Rod Liddle Rod Liddle

England Lost/Gotta Get A Grip

'England Lost' at least has a soupçon of wit, whereas 'Gotta Get A Grip' is unburdened by any humour at all

Two songs in which Sir Michael informs us that he is distressed by both Brexit and Donald Trump. Released with, according to the 70-year-old singer, ‘urgency’: he can see that we are in trouble and was naturally anxious to help us out. The first, ‘England Lost’, is at least redeemed by a soupçon of wit. Jagger explains that he went to see England play football but that they lost, and he got wet in the rain. But it then turns into a sort of state of the nation thing, by the simple addition of an apostrophe and the letter ‘s’. England’s lost, he bemoans, and chucks in an incoherent allusion regarding our preoccupation with immigration.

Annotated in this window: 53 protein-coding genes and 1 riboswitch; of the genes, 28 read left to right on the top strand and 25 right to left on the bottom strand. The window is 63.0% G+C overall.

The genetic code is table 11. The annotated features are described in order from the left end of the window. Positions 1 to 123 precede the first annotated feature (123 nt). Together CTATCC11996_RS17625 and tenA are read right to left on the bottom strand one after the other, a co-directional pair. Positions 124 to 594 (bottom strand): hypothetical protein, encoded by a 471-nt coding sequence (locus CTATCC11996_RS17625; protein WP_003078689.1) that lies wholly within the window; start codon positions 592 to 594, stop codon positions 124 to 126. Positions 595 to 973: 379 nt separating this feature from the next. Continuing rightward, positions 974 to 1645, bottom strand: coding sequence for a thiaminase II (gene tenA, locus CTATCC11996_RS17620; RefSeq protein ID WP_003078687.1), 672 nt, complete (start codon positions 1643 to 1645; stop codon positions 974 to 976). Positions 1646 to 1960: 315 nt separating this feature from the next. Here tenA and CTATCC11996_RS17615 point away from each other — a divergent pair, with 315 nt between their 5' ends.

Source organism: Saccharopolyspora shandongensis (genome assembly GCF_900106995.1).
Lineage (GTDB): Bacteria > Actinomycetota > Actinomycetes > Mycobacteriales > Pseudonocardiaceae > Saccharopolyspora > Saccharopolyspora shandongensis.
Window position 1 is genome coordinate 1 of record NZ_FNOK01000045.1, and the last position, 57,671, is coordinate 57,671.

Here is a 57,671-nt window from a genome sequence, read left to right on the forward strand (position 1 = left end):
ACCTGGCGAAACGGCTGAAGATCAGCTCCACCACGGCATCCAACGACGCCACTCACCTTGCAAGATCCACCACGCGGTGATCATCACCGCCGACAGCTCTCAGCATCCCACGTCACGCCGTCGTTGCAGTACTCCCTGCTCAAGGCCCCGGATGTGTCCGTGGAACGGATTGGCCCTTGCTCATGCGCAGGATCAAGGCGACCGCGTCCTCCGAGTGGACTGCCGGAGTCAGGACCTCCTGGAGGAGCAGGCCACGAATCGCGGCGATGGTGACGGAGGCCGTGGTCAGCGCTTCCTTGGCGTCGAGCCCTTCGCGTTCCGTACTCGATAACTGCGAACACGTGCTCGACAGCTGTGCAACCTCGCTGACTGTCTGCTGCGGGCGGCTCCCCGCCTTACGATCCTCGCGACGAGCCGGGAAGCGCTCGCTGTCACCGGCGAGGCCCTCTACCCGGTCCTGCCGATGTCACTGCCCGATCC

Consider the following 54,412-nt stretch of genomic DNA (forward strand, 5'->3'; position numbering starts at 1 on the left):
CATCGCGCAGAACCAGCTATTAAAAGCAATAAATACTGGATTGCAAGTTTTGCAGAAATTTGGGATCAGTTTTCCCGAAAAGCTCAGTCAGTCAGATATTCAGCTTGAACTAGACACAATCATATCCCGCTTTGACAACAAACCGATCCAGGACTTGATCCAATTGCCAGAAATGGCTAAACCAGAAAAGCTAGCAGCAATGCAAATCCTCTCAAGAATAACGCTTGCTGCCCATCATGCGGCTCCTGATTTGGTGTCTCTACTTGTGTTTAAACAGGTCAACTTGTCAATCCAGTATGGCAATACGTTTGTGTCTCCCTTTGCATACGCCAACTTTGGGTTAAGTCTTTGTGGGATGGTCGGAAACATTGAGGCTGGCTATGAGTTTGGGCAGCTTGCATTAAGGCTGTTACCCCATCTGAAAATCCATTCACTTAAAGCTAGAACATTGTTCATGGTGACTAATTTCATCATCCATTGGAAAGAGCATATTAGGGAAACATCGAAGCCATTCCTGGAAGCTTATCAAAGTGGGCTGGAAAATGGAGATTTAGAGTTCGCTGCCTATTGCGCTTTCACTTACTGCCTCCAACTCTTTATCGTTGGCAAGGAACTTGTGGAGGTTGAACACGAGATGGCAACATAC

Then there’s ‘Gotta Get A Grip’, unburdened by any kind of wit at all. Here, Jagger complains that the world is led by lunatics and clowns. ‘The news is all fake/ Let ’em eat chicken and let ’em eat steak/ Let ’em eat shit, let ’em eat cake.’ How very true that is. The music? The Rolling Stones have been plundered by countless bands so I don’t object to Jagger pillaging mid-period Led Zeppelin for the riffs on ‘England Lost’. A cut-and-paste hip-hop beat and some ur-rap drags the song, kicking and screaming, from 1974. ‘Gotta Get A Grip’, meanwhile, sounds like an outtake from pretty much any 1980s Stones album.

I always thought the Stones were more convincing when imitating poor white Americans (‘Dead Flowers’ and ‘Torn And Frayed’) than poor black Americans (‘Fingerprint File’ and ‘Miss You’). And incalculably better as a band than as solo artists. Even Keef. But especially Mick.

Already a subscriber? Log in

Keep reading with a free trial

Subscribe and get your first month of online and app access for free. After that it’s just £1 a week.

There’s no commitment, you can cancel any time.


Unlock more articles



Don't miss out

Join the conversation with other Spectator readers. Subscribe to leave a comment.

Already a subscriber? Log in